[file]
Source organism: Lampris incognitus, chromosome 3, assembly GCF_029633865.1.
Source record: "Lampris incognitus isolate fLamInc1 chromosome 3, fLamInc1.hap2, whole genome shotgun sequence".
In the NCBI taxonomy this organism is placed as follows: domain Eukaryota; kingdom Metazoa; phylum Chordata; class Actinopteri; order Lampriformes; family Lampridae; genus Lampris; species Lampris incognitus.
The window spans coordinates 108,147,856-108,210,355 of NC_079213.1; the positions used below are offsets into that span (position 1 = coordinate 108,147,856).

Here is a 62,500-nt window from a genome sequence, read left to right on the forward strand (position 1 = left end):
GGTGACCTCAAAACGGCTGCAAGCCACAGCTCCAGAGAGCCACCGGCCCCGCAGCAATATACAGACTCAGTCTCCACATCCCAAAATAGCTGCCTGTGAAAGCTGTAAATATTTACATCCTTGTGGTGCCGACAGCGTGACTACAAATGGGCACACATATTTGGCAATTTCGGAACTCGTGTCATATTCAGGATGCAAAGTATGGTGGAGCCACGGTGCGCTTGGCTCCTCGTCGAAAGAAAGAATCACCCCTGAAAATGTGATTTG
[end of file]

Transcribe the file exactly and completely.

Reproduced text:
Source organism: Lampris incognitus, chromosome 3, assembly GCF_029633865.1.
Source record: "Lampris incognitus isolate fLamInc1 chromosome 3, fLamInc1.hap2, whole genome shotgun sequence".
In the NCBI taxonomy this organism is placed as follows: domain Eukaryota; kingdom Metazoa; phylum Chordata; class Actinopteri; order Lampriformes; family Lampridae; genus Lampris; species Lampris incognitus.
The window spans coordinates 108,147,856-108,210,355 of NC_079213.1; the positions used below are offsets into that span (position 1 = coordinate 108,147,856).

Here is a 62,500-nt window from a genome sequence, read left to right on the forward strand (position 1 = left end):
GGTGACCTCAAAACGGCTGCAAGCCACAGCTCCAGAGAGCCACCGGCCCCGCAGCAATATACAGACTCAGTCTCCACATCCCAAAATAGCTGCCTGTGAAAGCTGTAAATATTTACATCCTTGTGGTGCCGACAGCGTGACTACAAATGGGCACACATATTTGGCAATTTCGGAACTCGTGTCATATTCAGGATGCAAAGTATGGTGGAGCCACGGTGCGCTTGGCTCCTCGTCGAAAGAAAGAATCACCCCTGAAAATGTGATTTG